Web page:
by Joe Bollig
KANSAS CITY, Kan. — If you want to learn about evangelization, you might go to Rome and visit the “super dicastery,” the Pontifical Council for Promoting the New Evangelization.
It might be better, however, if you went to a small village in India.
Gandhinagar is a village of about 250 families located south of the larger town of Ramakuppam in the state of Andhra Pradesh in southeast India. The place was the home of a remarkably successful evangelist, although he probably wouldn’t have described himself as such.
Father Anthony Chendumalli knows the village and the evangelist well, because that’s his village and the evangelist was his late father, Doraswamy Chendumalli.
Father Chendumalli is pastor of Annunciation Parish in Frankfort, St. Columbkille in Blaine and St. Monica-St. Elizabeth in Blue Rapids.
The state of Andhra Pradesh is more than 90% Hindu and just slightly more than 1% Christian. Doraswamy, his wife Yellamma and two sons were Hindu as well. No Christians lived in Gandhinagar.
“My father fell sick,” said Father Chendumalli. “And he tried his best to go to a hospital and get rid of his sickness, but the doctors said they couldn’t do anything. He had a brain tumor.
“Being a poor farmer, he could not afford major surgery. He went to different hospitals, but nothing worked well. Finally, he was exhausted, and thinking his life was almost done, he went home.”
The Chendumallis missed their bus and decided to walk, although it was a considerable distance. During the long walk, they grew tired and decided to rest at Holy Family Parish in Ramakuppam, which was on their route.
“They were sitting on the premises of the church, in the shade of a tree,” said Father Chendumalli. “The priest came and asked them why they were there. My parents said they were going home and were tired, and wanted to rest at the church.”
Doraswamy also told the priest about his illness and unsuccessful efforts to find treatment.
“The priest said, ‘Why don’t you try a last chance, to pray to Jesus and read the Bible every day?’” said Father Chendumalli. “The priest gave him a Bible. [Father] took it and went home. Being a Hindu, he didn’t know how to read the Bible, but he believed and started reading it every day, morning and evening, whenever he could get some time.”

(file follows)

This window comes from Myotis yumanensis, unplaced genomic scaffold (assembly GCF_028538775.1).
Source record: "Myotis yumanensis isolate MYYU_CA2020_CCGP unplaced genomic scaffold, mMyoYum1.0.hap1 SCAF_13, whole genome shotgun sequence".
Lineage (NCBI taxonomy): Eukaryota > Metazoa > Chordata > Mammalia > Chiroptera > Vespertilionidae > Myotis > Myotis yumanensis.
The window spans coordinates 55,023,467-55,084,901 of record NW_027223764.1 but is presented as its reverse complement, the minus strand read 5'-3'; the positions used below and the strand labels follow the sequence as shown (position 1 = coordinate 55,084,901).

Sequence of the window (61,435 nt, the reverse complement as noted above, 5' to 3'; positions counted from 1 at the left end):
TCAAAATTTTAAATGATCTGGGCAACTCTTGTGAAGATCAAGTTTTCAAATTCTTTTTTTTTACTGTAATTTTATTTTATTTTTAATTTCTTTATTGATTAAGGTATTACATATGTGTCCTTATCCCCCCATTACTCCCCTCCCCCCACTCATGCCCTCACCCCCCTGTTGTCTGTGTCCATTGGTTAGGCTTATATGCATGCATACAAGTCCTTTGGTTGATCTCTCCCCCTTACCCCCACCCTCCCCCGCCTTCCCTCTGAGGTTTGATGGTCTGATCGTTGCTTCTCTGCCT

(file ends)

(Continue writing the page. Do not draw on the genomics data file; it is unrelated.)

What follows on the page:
A month later, Doraswamy returned to the hospital. The doctors examined him and found, to their amazement, that he was healed.
“He [had gone] to the Hindu temple and prayed but nothing worked,” said Father Chendumalli. “Finally, he went to church and read the Bible, so God healed his sickness.”
“That touched him,” Father Chendumalli continued. “[My father] came to know that [Jesus] is the true God. He believed and went to the priest. He said, ‘I’m all right now. I believe Jesus is the true God, so we want to become Catholics.’”
And they did — Doraswamy, his wife and his two sons. She took a new name — Elizabeth. But that wasn’t all.
At the time of the family’s conversion, Elizabeth was pregnant with a boy — Father Chendumalli.
“Although I have two older brothers, my father considered me the first-born in faith. He read in the Old Testament that every first-born child should be offered to God,” he said.
Doraswamy worked hard to form his family in the Catholic faith. Every child had to read the Bible every day and learn their prayers. They became members of Holy Family Parish in Ramakuppam.
“If you didn’t say your prayers, no food that day,” said Father Chendumalli, “so my father was very strict learning prayers and reading the Bible every day.”
He had plans for his first-born in the faith. Father Chendumalli was sent to Catholic boarding schools, and later a minor seminary.
At first, the young Indian didn’t like it.
“After one year I didn’t want to go,” said Father Chendumalli. “My father said, ‘This is all a devil thing you are speaking. Don’t speak like that. Go and continue. You’ll get all the temptations, but pray every day.’”
Things did get better. The pastor and rector, Father Mathew Francis, became a mentor and a friend. After his father died, Father Francis even found financial support so that Father Chendumalli could continue his studies.
Father Chendumalli often thinks about the Scripture passage from Isaiah Chapter 43, Verse 1: “Do not fear, for I have redeemed you; I have called you by name; and you are mine.”
Jeremiah Chapter 1, Verse 5 is another favorite passage: “Before I formed you in the womb I knew you, before you were born I dedicated you, a prophet to the nations I appointed you.”
“Before then, I didn’t understand these words for me,” said Father Chendumalli. “In seminary Bible study, I understood that this was God’s plan. He sent me to [the] seminary and even [to Kansas].”
Father Chendumalli was ordained a priest on April 21, 2016, at St. Mary Cathedral in Kadapa, the Diocese of Cuddapah.
It hasn’t been easy for the Chendumalli family. Some members of the extended family opposed their conversion and are estranged. There is official and unofficial anti-Christian discrimination.
Nevertheless, Doraswamy and Elizabeth eventually had 10 children. Half of them are priests or religious, or in formation. Counting siblings, in-laws, nephews and nieces, the extended Chendumalli family numbers 30 faithful Catholics.
Some of their neighbors even became Catholic because of Doraswamy’s devotion. Now, in a village where there once were no Catholics, there are 13 Catholic families.
“We are proud to be Catholics,” said Father Chendumalli.
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